A couple of weeks ago, I held a fundraiser at my blog and I was frankly humbled and gratified by the response. I exceeded my goal, so I did the liberal thing - I set aside some of the money donated in what I have been alternately calling the “Share the Love Fund” and the “Pay it Forward Fund.”

Well, I paid some of that love forward a couple of days ago. My friend and the driving force behind this very blog, Edger, is in a position where a few bucks mean a whole lot right now, so it was a no-brainer that I should throw a donation in the hat, once I managed to talk him into passing it.

Edger, in case you don’t know, has been a true blessing to the left blogosphere. He has literally done the coding to bring my visions to fruition for every single blog I post on, including this one. I don’t even strain my brain when I have trouble beating a template into submission or getting something to appear the way I want it to. I just turn to Edger, and he makes it happen. Promptly.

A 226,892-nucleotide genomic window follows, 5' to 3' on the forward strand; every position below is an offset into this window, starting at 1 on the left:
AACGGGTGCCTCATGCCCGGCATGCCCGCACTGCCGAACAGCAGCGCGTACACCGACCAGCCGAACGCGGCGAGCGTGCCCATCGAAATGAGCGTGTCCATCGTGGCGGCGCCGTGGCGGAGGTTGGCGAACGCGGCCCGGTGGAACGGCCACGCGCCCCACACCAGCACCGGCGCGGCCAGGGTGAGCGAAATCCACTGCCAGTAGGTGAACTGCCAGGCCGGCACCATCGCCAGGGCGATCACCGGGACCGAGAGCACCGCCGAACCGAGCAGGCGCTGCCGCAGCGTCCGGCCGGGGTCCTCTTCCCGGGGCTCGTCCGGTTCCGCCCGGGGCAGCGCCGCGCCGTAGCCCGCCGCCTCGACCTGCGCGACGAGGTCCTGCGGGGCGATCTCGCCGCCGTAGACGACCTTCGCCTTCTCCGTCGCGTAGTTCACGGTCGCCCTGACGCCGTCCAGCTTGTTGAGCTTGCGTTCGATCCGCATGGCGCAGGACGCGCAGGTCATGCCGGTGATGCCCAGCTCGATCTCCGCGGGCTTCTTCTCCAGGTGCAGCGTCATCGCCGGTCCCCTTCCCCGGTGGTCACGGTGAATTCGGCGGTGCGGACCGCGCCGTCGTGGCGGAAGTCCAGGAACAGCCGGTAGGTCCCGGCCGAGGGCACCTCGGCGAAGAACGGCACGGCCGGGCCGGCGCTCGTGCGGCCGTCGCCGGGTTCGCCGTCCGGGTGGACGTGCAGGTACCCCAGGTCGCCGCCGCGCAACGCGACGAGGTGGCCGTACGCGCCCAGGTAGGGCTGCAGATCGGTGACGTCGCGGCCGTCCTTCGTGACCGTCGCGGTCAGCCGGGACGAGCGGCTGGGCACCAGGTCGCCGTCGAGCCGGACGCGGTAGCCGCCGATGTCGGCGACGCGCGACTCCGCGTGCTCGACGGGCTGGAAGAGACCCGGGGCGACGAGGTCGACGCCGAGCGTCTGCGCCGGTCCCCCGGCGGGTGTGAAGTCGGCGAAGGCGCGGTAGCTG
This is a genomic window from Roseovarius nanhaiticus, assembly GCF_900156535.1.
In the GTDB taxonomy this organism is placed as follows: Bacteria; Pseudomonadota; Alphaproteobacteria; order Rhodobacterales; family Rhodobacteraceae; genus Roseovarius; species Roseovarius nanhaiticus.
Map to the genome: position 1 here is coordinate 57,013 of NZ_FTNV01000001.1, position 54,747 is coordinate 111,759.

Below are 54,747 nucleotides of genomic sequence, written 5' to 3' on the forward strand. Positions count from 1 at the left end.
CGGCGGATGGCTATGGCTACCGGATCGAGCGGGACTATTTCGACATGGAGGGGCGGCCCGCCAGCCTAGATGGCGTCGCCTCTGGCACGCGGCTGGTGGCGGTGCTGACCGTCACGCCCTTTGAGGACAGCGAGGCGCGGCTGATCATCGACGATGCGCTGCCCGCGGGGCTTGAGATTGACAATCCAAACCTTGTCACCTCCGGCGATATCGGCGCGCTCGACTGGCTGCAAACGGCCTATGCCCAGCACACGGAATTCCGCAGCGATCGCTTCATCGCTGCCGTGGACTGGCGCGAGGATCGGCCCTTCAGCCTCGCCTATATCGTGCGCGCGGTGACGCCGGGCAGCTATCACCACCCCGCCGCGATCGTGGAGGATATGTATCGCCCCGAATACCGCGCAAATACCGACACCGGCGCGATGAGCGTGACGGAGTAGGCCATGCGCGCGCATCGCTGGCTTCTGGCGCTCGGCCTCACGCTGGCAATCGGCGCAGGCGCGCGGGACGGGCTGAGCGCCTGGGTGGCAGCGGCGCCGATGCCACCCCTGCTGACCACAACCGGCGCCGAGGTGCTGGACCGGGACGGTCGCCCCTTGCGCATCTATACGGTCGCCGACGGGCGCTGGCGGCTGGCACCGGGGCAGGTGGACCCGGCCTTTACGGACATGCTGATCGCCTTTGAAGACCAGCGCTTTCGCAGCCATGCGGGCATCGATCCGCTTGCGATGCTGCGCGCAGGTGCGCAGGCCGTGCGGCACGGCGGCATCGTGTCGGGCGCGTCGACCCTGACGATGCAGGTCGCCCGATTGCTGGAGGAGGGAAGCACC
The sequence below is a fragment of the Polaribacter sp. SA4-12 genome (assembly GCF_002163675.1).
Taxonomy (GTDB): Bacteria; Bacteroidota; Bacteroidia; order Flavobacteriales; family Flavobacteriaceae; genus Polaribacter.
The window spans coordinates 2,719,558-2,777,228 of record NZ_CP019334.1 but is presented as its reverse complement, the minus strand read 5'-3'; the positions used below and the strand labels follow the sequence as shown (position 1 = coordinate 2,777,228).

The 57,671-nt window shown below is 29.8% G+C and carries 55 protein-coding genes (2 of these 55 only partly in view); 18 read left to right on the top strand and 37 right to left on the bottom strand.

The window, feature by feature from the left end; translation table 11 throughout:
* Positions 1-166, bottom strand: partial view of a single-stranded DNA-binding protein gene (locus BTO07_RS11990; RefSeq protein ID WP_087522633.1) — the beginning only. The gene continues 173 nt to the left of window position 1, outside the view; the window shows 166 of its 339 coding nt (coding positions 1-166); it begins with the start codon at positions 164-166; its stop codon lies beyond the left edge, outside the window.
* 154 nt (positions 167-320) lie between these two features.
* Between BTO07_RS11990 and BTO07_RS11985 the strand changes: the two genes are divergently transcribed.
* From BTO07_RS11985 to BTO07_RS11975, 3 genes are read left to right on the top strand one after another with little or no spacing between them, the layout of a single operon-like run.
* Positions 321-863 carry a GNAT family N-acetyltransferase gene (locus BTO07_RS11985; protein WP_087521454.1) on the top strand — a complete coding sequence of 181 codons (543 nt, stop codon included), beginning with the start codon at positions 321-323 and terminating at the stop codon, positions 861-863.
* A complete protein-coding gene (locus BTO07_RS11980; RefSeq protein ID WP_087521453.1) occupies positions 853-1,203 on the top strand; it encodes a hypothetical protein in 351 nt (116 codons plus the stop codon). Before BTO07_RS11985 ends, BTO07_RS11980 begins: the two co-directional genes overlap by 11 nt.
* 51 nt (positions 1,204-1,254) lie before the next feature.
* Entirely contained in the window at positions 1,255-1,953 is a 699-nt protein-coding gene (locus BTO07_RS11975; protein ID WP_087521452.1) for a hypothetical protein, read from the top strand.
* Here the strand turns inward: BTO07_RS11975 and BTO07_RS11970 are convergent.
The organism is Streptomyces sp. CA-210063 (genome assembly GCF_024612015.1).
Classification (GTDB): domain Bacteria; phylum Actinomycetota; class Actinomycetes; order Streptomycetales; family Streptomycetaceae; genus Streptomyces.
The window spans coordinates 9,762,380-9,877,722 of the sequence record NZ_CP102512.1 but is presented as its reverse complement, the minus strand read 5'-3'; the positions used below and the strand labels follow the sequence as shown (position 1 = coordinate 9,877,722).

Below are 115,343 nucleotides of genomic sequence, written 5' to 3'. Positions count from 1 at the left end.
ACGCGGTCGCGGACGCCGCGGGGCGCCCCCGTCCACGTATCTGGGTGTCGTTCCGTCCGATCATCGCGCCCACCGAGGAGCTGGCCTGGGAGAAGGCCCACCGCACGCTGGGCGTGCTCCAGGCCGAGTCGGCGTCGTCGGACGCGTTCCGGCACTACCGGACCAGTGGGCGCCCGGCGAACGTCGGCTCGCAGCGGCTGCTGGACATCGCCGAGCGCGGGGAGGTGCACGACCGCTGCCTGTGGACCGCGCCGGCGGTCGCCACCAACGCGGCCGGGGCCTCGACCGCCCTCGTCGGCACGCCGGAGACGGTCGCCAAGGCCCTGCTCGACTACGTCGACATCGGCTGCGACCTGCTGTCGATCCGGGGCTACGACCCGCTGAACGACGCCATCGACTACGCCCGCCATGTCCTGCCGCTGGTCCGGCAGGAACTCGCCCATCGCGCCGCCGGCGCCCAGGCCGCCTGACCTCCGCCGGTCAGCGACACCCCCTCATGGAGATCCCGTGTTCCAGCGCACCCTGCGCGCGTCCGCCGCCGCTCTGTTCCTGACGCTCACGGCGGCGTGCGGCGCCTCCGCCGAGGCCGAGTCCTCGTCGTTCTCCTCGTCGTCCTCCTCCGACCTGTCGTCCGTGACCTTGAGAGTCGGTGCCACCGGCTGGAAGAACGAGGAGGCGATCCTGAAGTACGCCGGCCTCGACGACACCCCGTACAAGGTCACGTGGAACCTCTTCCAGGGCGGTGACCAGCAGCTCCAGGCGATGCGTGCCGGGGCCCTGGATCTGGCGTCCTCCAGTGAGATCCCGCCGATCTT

Here is the deal - even with health coverage, you can’t get sick. Last summer, my friend had a failing kidney removed, and in spite of having benefits, they were exhausted before he was released to return to work. Now he is back at work, but in the time between exhausting his bennies and returning to the work force, he lost a lot of ground economically and is quite frankly barely treading water.

He has a “donate” button in the left sidebar, and at his own place (which he has neglected lately because this place has grown so much and so rapidly that it takes most of his blogging time now that he is back in the workforce).